NAVTEQ - Upgraded Traffic.com Site for Mobile Phone Use

Traffic.com has upgraded to include a mobile friendly site online to help you deal with the woes of traffic. The site mirrors that functionality online of it's regular site where you can not only get a quick view of traffic in your area, but login and get your Jam Factors and overviews of what your critical drives might look like.

I use Traffic.com to store a couple of drives (work related) and they email me daily the situation on the roads, with estimated drive times and traffic congestion levels - the Jam Factor. After accommodating for the fact that the data arrives just after 7AM, and I generally get on the road about a half hour later, the email alerts are good enough to give me a good look into what the overall traffic situation is. With the Mobile data, you'll have this type of insight and of course the little maps there too to help you deal with the traffic.

Set up an account at Traffic.com, then head over to Mobi.traffic.com for the full benefits. Or just head over to the mobile website straight away to check it out.

Full press release below.

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Scott Martin at Permalink | Comments (0) | social bookmarking

June 29, 2009

Inrix to Report Traffic for Homeland Security

The next time there's a Homeland Security drill, they will be avoiding heavy traffic and traffic incidents using the Inrix data and capabilities to help speed the response. The data will be used by GeoDecisions' IRRIS portal to help the military and Homeland security with accurate traffic flow and incident reporting.

"With the ability to access INRIX's comprehensive yet precise traffic information, customers using GeoDecisions' IRRIS portal will be better able to anticipate traffic congestion and hazardous road conditions and plan or adapt their routes accordingly," said Bryan Mistele, INRIX president and CEO. "Together with GeoDecisions we are helping the U.S. military and Homeland Security optimize their logistical operations to ensure they have the safest and most efficient means available for transportation routing."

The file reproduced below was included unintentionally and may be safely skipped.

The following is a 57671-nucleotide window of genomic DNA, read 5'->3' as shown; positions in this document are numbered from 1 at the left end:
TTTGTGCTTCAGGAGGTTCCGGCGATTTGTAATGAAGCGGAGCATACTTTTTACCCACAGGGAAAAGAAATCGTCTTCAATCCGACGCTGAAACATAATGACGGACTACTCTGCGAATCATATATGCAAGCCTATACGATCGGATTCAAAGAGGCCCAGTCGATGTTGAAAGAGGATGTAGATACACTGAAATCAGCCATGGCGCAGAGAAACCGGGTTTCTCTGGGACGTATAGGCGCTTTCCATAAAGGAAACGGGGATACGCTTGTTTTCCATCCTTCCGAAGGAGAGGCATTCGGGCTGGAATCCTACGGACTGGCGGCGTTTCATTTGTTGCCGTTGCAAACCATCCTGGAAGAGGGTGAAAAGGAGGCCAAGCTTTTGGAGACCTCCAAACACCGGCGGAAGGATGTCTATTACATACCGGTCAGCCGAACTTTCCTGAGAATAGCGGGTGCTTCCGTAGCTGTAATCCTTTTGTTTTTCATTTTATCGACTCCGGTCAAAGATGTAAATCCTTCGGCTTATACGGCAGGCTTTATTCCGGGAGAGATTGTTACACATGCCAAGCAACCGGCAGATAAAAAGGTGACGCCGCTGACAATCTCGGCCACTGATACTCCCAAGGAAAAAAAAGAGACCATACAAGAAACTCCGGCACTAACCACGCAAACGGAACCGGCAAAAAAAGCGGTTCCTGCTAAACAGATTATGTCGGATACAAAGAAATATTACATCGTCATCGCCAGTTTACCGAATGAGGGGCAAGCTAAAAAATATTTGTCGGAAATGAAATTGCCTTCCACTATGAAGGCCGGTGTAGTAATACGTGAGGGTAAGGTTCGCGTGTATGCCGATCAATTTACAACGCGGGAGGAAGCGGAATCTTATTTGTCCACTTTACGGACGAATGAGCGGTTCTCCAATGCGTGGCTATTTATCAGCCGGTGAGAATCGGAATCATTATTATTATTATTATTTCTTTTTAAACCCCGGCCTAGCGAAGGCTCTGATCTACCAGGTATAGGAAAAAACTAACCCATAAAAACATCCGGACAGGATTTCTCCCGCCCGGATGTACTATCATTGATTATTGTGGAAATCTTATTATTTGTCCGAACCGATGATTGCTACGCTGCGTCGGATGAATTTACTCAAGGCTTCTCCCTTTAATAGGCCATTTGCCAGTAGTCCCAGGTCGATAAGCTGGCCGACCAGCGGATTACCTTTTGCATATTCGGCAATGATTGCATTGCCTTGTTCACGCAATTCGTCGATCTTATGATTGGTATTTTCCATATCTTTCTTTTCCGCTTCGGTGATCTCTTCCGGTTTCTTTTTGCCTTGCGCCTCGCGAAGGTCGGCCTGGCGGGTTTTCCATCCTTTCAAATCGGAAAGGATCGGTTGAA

This comes on the heels of Inrix being selected to provide data to TomTom as part of their LIVE capabilities in the US.

Full Press Release below.....

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June 19, 2009

TomTom Picks Inrix

In an about face, TomTom has selected Inrix to power their dynamic feeds for it's Plus and LIVE services going forward. Originally, TomTom did not select Inrix as their provider of traffic for the US, but have decided that the package of quality data from Inrix is worth the switch. This is not the first time Inrix has come in and taken over for what appear to be higher quality, more desirable coverage or feeds - it happened last year in Alabama, where Inrix essentially saved their traffic broadcast program that sounded like it was dead in the water.

Inrix will provide the traffic feed, and gas prices feed to LIVE and Plus services across the country.

Full Press Release below.....

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April 30, 2009

Inrix Triples Flow Coverage - over 160,000 Miles in 126 Markets

Inrix has upped coverage again but this time for the flow enabled roads. So, while they cover incident and status on many more miles across the US, they are reporting that they now cover over 160,000 miles of roads for flow information. This is key to figuring out more precise travel time information, allowing your device or software service to get more accurate information on which to base routing and travel time decisions.